I walked along the river’s edge this morning with the hot sun
penetrating through the clouds. I walked and I cried.
Tears making their way to the surface. Like fish coming up for air.
Allowing me to breath in all that I felt. To let go of all that I do not understand.
I stood at the river’s edge and I felt a strength come over me.
A warrior’s heart rose from within.
Had I been energetically fishing in dark waters…
Waters so deep that I would never catch a fish?
I waded out unto the river and stood as the water flowed past me.
What am I needing to release?
All the hurt. All the heartache. All the harsh bitter words.
Words that may never be understood. Words that had been spoken time and again.
I am not the one to penetrate the darkness of another’s soul…or am I?
Of another’s guarded heart that my love may never be able to reach.
I could do one of two things…
I could keep going or I could stop.
When it all comes down to life and making decisions,
we always have a choice.
We can continue as we are.
Or we can create a new path.
Was I choosing to stay the same and hope that the surroundings would change?
That what I felt would somehow matter or be understood?
As I continued my morning walk along the river’s edge.
I heard a man yelling mean words to one of his daughter’s as he was trying to teach them how to play tennis.
The fact that he was out there with his girls is admirable. But when I saw the oldest girl shrink when she was not told she was not moving fast enough, I could not the bear the distain and anger in her father’s words. She was humiliated.
“Hey! You talk nice to your girls!”
He made a smart ass response…
I stood and looked right through it.
“Do you want to raise them?” he sneered.
I wanted to scream and snatch them up and take them away from this mean dad.
I wanted to yell, “Hell YES!” and tell him where to go!
Instead I responded with a charged reply, “Be the adult!”
As I walked away from the tennis courts.
I walked away with every hurt that I had held unto as a little girl. As a young woman. As a grown lady.
Weeping for the shame that father’s bring to their daughter’s spirits. The wounds of feeling not good enough. The lack of confidence in doing something for fear of being yelled at once more.
I walked away.
What could I say?
I saw myself turning around and marching up to the tennis court fence and peering through with my judgments and love for fragile little girls. Girls that grow up trying to please men. Always in fear of being made a fool. I wanted to say, “Yes! I will take these girls and raise them with all the love that I have to give.”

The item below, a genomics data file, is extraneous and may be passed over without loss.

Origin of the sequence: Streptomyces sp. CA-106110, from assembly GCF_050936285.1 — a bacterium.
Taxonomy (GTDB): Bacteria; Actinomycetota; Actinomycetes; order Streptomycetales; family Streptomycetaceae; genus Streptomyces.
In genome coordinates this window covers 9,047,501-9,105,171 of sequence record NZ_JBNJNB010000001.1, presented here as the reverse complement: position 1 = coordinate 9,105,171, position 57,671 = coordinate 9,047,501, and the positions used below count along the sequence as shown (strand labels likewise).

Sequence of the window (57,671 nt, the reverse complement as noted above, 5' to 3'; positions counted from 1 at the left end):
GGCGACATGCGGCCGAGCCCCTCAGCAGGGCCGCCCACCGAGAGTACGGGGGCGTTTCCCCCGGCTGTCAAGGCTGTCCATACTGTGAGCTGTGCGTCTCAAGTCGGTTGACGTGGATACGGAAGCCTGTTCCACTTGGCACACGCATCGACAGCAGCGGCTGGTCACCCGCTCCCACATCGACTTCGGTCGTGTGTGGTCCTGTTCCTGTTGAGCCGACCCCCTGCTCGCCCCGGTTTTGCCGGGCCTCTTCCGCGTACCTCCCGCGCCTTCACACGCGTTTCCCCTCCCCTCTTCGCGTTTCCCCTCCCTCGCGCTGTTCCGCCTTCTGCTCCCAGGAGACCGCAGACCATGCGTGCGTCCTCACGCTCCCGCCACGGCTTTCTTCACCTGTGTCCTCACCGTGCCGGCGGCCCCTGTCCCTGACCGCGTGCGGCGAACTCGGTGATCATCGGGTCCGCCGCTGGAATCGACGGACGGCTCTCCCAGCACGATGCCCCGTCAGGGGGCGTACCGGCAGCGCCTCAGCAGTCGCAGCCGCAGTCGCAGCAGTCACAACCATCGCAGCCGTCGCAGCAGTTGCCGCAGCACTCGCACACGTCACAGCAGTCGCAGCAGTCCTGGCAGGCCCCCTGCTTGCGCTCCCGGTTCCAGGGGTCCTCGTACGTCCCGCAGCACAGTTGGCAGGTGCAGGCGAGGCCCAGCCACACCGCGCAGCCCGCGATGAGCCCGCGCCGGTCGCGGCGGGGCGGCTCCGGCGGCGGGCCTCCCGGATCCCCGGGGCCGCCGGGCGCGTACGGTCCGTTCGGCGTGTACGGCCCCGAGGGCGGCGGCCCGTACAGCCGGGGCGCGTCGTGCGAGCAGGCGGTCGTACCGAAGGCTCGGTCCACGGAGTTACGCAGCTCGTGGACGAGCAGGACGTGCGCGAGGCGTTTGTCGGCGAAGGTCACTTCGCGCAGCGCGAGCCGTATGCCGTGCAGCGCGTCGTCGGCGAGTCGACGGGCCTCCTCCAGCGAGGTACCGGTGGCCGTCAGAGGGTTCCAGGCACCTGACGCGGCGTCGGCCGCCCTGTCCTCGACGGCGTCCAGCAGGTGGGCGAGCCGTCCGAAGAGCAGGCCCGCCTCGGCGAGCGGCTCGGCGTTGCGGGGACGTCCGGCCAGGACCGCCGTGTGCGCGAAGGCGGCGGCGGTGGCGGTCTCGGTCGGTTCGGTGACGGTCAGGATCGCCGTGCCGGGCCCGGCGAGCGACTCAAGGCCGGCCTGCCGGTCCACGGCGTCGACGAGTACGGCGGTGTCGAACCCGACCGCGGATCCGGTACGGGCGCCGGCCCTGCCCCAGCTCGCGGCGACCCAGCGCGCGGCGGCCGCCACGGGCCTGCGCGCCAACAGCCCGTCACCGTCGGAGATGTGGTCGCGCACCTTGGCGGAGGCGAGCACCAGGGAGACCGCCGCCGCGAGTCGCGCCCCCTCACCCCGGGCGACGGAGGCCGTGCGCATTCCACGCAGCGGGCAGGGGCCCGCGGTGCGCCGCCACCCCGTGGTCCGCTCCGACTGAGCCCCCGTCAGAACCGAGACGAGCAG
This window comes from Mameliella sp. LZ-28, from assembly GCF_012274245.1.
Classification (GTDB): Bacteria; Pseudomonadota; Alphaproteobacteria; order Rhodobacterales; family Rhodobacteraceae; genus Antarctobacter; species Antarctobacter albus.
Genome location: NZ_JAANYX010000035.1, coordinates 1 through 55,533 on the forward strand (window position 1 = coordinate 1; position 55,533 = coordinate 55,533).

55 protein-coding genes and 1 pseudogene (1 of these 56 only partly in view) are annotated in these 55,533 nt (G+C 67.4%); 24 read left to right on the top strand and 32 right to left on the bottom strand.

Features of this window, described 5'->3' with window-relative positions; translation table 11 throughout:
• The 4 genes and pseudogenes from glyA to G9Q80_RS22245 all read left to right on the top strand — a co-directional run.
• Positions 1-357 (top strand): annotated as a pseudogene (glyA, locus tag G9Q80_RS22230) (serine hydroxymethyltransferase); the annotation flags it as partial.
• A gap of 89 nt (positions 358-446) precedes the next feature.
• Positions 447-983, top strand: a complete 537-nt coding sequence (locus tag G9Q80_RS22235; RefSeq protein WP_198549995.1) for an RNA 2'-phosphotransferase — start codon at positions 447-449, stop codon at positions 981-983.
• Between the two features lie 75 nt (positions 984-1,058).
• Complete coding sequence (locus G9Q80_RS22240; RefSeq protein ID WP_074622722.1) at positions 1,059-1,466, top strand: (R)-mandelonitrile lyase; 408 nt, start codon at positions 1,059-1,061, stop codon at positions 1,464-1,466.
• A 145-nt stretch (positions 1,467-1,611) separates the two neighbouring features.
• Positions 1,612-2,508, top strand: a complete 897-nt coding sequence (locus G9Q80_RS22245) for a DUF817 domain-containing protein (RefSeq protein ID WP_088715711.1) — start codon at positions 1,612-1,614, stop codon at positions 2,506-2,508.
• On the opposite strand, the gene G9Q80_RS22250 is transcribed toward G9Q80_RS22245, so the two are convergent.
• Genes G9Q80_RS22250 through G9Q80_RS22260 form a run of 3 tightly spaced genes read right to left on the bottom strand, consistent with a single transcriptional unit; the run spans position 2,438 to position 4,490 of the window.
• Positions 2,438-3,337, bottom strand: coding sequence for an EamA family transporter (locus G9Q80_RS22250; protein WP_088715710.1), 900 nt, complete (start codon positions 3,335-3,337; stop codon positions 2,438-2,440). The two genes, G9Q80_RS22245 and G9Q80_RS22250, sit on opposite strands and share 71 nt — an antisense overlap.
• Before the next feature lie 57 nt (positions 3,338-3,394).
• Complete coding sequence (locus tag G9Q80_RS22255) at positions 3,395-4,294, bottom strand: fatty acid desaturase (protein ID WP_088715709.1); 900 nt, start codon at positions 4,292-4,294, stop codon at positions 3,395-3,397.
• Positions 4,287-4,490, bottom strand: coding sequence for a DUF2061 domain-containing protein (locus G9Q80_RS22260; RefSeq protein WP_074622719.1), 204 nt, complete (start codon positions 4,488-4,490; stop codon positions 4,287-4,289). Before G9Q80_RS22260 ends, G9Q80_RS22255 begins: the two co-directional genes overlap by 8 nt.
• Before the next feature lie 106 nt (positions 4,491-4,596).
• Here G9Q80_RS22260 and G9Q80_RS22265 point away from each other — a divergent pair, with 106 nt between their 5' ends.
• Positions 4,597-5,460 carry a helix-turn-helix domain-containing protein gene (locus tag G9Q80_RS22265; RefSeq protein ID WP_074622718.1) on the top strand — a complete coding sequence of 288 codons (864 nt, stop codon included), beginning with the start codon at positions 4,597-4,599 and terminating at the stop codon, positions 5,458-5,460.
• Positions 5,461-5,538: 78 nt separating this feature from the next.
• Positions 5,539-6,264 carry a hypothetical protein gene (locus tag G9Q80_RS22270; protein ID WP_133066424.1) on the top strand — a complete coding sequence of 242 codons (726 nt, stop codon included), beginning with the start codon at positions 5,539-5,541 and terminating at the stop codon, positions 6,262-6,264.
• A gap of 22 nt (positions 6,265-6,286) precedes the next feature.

I have always wanted a daughter and two would be even better. I wanted to take the damn tennis racquet and knock it over his head. “Are you so stupid that you have to be mean? So cruel. That your youngest daughter is doing everything in her power to swing the tennis racquet in hopes of lobbing it over the net.”
The oldest girl with her head down picked up the tennis balls one at a time. I watch as she cautiously brings her arm load of balls to the net and hands over her power one ball at a time to a man that she will never please. Hopefully, to one day recognize the beauty of her thoughtful nature that would rather be gathering stones and picking wild flowers along the river’s edge than playing in a game that she will never win.
I ached. I wept. For all the words that had been tossed carelessly across the net. One lob then another. More balls and anger to pick up and hand back. Only to pick them up one at a time and continue to be beaten down. Even though she was wearing a bright turquoise sundress she didn’t feel so fun anymore.
When would the little girls ever feel like they fit in? Would they ever be loved for who they were inside? Had I caught their dad on a bad day? It didn’t feel like I did. Because they reminded me of a wounded puppy who when it has done something wrong, tucks its ears and tail down after being reproached.
Why did I feel that it was my place to stop and watch this abusive play of words? To stand there and stare. Then to yell. I prayed that he wouldn’t take anymore out on them for me saying something. Only I knew that I had just added to the force of negative energy. Or had I?
Further along the river’s edge, I threw sticks in the water for my golden retriever to fetch. Swimming with such eagerness. I felt love as she dropped the stick at my feet and shook water all over me. I threw with such gusto as I watched her dance around me in joy. I want to be this free. To be kind. To love.
I am no longer bound by another’s anger. I am not responsible for how they take what I say and attempt to share. I am only accountable to my reaction. My actions. I am.
©2014 Te’ Werner
Excerpted from the upcoming book “High Five to Triumph!”
Photo © 2014 Alan Kowalski: “Te’ hiking in Indian Canyon” Palm Desert, CA